Once upon a time
Read as several years ago, in my early days of career, when I was working with a home appliance manufacturing company, an exciting incident happened.
My team would report to a Senior Manager, who was quite steadfast in pushing certain things, especially when he had made up his mind about something. One day he asked us to prepare a report, highlight critical items in italics, and colored fonts, and then we were required to print it and give it to him.
The only (big) problem was, we were using a program called “WordStar,” and all we had was a dot-matrix printer! For those who do not know, it was a DOS (Disk Operating System) based word processor program. Moreover, I do not have to explain why having a dot-matrix printer was a problem for the given task.
Our obvious response was — not possible! He wouldn’t listen; he kept pushing us to make it happen. He insisted, saying something on the lines of — don’t try to fool me, I know that computer can do anything, and your boss promised that to us when buying it!
So, we stared at our boss, with somewhat mixed feelings, waiting for him to own it up (after all, he promised the impossible) and fix it! Eventually, he did something behind the scenes that ultimately saved us.
However, that incident left a powerful impression on my ‘green-self.’ It was not just the case of over-promising but also the one where business expectations were inappropriate. Our interactions (with that Senior Manager) remained full of friction after that because we lost some credibility during this battle.
Then and now
Fast forward to today’s date, almost twenty years have passed, and here we are — still dealing with these types of problems! It feels like a déjà vu, but why?
For some funny reason, people are increasingly assuming that computers are better than humans, and can do wonders. What is more, their assumption says that humans may get it wrong sometimes, but machines will not, ever! This assumption is posing a different set of challenges for us.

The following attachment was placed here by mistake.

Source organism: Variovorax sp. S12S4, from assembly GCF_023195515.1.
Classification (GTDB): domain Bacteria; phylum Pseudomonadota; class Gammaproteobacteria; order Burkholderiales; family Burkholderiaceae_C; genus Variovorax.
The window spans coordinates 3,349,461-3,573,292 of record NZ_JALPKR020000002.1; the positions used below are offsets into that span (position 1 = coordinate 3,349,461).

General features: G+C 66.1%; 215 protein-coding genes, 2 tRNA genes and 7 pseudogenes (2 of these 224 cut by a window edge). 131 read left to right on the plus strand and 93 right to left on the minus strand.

These challenges are aggravating as computers become more pervasive and take part in our daily life in many ways. It does not take a genius to tell that the computers don’t have a brain of their own, let alone intelligence or conscience. It is the developer who instructs and teaches the computer — what to do. If they make a mistake and poorly design & develop the code, it will be a problem.
If developers do not test their development appropriately or have used sub-par hardware, or if there are fundamental flaws in the understanding of user requirements, the computer would perform poorly!
So, what is the problem
The problem is not the emerging technology and the bright future it promises. Our adamant belief that there is a bright technological future just around the corner is the issue!
Our adamant belief that there is a bright technological future just around the corner is the issue!
Many businesses, I mean senior responsible managers in those businesses, still feel and believe that IoT, AI, or Automation will solve their problems for good, only to find themselves in a differently flavored soup post-implementation. Why do you think this might be the case?
IT is not a solution to behavioral problems!
In my view, it starts with raising expectations early in the adoption process when the person in charge of such initiatives demonstrates only one side of the story. They usually do not tell the other side of the story, either because they do not know (lack of full knowledge) or they have some particular interest in doing so (often happens with vendors of specific technology). Accepting the fact that we don’t know what we don’t know is quite critical here.
This problem further increases with unrealistic expectations from the technology as well as failing to define the acceptance criteria up front. Failing to establish such standards upfront only results in the endowment effect. Implementation teams try to justify (much later) that whatever have they developed should be consumed because they worked on it so hard; worse part is when they try to retrofit the acceptance criteria, only to make it happen!